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Governor Abbott signs property tax reform bill at Austin restaurant

Senate Bill 2 reduces the rate cities and counties can increase property taxes without voter approval from 8% to 3.5%.

AUSTIN, Texas — At Wally's Burger Express in North Austin, the only thing better than the burgers and real ice cream shake is the service.

"I have some really nice people working here, good people," owner Robert Mayfield said. "Been with me a long time."

And Wally's has been around for a long time. The family-owned business opened its doors in 1980.

"There used to be 'Wally Walkers,'" Mayfield said. "They would walk down from the high school when they were freshmen. They called them 'Wally Walkers' because they couldn't get off campus, no cars. They'd walk down by the hundreds it seemed like."

A lot has changed in the last 39 years, and Mayfield is facing a new challenge.


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"Right now, this year, our property taxes are going to increase 44%. And that's $8,000, over $8,000, that we're going to have to pay as opposed to last year," Mayfield said. "And that's pretty hard to do."

It's the single biggest year-over-year increase in his taxes. But since 2016, Mayfield said his property taxes have gone up 80%.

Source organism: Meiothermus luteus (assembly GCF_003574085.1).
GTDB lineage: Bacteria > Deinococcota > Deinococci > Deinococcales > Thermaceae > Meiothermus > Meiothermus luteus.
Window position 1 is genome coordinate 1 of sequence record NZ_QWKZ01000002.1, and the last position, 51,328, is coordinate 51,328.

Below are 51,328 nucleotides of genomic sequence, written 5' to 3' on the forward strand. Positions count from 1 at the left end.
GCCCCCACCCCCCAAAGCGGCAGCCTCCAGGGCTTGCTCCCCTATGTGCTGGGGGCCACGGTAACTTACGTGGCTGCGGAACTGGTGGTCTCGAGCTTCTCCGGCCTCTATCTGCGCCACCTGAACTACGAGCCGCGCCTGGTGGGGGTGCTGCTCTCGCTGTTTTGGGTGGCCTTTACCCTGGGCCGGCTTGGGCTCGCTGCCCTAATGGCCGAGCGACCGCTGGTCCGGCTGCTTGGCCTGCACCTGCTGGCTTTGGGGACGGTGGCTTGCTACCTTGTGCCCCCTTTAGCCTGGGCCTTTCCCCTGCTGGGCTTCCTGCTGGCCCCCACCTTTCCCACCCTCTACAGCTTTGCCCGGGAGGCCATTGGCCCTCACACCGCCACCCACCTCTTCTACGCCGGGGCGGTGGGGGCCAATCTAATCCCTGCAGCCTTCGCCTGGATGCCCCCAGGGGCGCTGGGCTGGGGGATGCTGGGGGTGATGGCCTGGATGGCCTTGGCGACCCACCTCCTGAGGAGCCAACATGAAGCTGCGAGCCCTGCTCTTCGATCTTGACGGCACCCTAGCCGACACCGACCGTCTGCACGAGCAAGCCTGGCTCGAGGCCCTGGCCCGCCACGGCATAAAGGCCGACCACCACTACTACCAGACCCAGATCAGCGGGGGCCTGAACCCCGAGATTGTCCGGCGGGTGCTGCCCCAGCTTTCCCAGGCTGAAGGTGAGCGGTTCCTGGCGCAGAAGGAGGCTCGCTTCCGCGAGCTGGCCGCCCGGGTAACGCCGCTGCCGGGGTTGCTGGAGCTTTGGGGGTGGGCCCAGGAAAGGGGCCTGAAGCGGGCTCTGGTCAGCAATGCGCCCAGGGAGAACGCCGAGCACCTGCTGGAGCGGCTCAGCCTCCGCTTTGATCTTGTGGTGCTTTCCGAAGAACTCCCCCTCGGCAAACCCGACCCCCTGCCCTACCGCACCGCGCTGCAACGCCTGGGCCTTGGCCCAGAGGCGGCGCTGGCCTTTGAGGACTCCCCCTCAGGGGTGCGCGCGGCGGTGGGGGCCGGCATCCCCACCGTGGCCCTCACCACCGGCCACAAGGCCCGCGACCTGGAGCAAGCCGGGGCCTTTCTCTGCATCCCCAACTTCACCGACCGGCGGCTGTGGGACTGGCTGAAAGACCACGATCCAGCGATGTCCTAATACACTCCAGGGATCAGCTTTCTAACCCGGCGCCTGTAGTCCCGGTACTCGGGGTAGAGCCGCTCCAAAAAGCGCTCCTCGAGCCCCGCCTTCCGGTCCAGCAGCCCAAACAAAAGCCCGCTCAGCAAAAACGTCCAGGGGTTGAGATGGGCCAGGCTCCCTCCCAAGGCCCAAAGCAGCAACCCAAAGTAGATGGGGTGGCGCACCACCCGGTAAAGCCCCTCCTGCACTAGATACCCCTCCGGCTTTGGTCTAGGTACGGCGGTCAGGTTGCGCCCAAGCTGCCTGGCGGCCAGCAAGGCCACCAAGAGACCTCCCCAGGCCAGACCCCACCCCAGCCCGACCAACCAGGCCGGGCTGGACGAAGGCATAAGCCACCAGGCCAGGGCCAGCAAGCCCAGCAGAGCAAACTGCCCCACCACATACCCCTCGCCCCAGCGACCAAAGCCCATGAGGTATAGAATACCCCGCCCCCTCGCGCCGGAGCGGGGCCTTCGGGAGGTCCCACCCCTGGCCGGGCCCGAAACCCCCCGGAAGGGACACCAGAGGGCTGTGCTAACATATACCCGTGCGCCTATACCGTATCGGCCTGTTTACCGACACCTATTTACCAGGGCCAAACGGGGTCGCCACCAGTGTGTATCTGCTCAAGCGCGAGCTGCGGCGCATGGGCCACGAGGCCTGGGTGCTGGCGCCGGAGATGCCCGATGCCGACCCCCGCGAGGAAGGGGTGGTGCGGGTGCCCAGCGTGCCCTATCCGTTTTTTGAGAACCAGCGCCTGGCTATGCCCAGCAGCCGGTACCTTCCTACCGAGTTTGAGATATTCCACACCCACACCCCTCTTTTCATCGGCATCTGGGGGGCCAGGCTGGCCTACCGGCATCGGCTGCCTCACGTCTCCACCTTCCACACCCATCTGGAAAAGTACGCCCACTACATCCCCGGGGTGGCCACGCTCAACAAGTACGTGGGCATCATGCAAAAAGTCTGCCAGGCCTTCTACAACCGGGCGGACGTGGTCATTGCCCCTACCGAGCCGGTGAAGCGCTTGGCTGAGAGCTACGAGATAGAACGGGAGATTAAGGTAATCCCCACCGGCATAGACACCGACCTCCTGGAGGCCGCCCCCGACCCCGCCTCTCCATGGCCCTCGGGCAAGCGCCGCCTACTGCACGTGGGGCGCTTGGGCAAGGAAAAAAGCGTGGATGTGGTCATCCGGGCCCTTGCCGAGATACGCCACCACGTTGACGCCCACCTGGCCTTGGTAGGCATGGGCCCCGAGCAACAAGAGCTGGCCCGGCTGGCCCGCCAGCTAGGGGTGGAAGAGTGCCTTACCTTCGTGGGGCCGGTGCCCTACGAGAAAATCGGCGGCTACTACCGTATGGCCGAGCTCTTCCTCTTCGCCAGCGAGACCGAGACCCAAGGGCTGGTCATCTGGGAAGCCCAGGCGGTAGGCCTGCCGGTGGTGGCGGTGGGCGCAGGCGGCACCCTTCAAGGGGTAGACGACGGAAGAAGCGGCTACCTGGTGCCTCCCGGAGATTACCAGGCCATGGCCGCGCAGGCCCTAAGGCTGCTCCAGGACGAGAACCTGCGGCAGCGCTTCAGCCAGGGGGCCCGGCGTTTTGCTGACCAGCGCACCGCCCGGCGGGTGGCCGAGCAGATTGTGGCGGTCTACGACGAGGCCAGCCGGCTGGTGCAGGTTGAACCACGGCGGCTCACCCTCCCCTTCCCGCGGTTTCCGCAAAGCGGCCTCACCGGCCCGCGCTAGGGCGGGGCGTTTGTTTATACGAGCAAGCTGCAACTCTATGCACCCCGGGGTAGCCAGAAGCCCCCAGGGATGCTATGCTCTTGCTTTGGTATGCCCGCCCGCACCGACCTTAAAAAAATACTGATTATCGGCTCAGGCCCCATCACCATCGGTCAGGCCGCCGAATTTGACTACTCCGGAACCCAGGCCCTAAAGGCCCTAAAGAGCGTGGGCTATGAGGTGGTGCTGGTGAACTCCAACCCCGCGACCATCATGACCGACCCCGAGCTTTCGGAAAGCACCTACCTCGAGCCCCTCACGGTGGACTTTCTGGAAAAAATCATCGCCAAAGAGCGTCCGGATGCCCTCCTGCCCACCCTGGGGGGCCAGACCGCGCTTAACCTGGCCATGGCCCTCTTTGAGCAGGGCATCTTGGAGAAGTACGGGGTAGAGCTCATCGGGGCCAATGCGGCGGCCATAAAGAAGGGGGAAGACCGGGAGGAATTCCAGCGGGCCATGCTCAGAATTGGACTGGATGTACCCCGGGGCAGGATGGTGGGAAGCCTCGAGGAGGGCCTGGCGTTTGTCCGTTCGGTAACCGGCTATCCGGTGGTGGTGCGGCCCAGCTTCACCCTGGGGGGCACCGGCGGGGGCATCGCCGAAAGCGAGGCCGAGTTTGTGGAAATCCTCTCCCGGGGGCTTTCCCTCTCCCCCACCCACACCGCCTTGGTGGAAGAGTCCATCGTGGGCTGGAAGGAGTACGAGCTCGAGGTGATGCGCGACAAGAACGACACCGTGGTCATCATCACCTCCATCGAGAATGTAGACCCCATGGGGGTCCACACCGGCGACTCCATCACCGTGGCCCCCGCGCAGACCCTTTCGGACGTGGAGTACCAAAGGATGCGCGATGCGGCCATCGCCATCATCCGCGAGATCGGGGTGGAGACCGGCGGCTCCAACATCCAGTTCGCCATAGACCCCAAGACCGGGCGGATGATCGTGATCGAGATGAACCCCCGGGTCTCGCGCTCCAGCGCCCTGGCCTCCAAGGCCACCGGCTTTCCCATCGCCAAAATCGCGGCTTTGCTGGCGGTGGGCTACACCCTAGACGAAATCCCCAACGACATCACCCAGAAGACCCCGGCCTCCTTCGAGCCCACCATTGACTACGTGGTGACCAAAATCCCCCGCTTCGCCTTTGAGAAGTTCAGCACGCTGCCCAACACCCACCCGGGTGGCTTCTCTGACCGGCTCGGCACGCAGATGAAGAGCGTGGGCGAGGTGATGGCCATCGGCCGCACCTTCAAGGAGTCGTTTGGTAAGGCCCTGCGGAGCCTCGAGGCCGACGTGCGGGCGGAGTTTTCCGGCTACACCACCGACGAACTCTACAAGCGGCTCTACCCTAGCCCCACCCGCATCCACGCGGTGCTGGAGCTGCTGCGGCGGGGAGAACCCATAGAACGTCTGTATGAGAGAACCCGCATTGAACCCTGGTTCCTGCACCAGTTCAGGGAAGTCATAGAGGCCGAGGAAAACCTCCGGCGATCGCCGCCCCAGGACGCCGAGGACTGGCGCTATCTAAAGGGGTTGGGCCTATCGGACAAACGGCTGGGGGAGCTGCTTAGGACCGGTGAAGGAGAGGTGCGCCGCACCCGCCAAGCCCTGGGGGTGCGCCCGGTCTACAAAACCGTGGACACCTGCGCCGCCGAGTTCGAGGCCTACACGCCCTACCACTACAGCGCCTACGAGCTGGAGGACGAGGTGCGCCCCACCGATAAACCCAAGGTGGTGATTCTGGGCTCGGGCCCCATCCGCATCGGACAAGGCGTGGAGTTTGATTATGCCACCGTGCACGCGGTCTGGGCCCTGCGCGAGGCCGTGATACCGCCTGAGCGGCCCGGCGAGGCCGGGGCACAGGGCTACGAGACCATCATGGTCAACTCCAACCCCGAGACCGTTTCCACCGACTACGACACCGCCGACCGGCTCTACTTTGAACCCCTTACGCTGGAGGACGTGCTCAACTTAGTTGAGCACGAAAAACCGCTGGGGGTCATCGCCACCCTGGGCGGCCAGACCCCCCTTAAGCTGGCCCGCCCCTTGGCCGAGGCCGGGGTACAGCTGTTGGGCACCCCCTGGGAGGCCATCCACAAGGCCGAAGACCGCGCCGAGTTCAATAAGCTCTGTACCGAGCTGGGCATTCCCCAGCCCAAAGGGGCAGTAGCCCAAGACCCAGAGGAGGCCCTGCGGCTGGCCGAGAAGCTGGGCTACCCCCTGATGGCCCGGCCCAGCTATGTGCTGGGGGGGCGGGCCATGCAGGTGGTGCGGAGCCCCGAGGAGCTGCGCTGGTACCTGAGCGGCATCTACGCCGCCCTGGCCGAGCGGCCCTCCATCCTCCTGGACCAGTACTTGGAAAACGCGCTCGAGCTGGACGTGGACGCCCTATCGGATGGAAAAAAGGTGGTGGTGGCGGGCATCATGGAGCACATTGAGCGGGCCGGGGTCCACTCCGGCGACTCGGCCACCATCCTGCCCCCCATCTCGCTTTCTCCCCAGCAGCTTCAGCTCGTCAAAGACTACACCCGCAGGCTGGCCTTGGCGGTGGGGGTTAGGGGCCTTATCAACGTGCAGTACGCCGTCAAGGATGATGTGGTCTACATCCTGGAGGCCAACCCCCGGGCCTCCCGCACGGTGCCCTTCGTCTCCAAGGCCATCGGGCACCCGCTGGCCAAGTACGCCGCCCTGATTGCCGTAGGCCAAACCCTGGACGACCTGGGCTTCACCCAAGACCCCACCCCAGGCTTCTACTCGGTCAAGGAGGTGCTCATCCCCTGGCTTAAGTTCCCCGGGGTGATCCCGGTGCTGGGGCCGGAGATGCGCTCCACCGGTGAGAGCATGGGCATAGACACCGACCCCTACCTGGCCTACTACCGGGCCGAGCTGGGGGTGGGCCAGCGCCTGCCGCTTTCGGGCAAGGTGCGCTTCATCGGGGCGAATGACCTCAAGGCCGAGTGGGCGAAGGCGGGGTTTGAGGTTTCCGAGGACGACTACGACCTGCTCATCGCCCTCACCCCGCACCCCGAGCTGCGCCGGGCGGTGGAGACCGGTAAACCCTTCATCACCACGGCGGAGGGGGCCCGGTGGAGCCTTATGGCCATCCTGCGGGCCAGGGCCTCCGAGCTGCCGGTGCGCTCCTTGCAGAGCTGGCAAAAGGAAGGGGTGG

That's why Wednesday morning, he was happy to welcome some special guests at his restaurant.

"We had to do something this session to try to reduce the burden that property taxes are imposing on businesses like Wally's Burgers as well as homeowners across the entire State of Texas," said Gov. Greg Abbott before signing Senate Bill 2 into law. 

The bill decreases the rate cities and counties can increase property taxes without voter approval from 8% to 3.5% and from 8% to 2.5% for school districts. That rate was formerly called the "rollback rate" but the bill changes that too. 

"Sixteen years in the making. Pretty big moment," said Lt. Gov. Dan Patrick. 

Lt. Gov. Patrick has said the reason he first ran for the Texas Senate in 2006 was to address the property tax system. 


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The last time the Texas legislature changed the rollback rate was when the rate was increased in the 1980s due to inflation. During the 2017 session, State Rep. Dennis Bonnen (R-Angleton) led the charge to decrease the rate to 6%, but that year, the Senate wanted to reduce it to 4% and neither chamber would budge. 

Now Speaker of the House, Bonnen exclaimed "Awesome!" after Gov. Abbott signed the bill.

But not everyone thinks it's awesome. Every lawmaker from Austin – all Democrats – voted against the bill, saying the decision about tax growth should lie with local leaders.

"People are moving here every day and that creates a real need, that growth doesn't slow. The growth of those needs doesn't slow," State Senator Kirk Watson (D-Austin) told KVUE News last month. 

The bill goes into effect on January 1, 2020.

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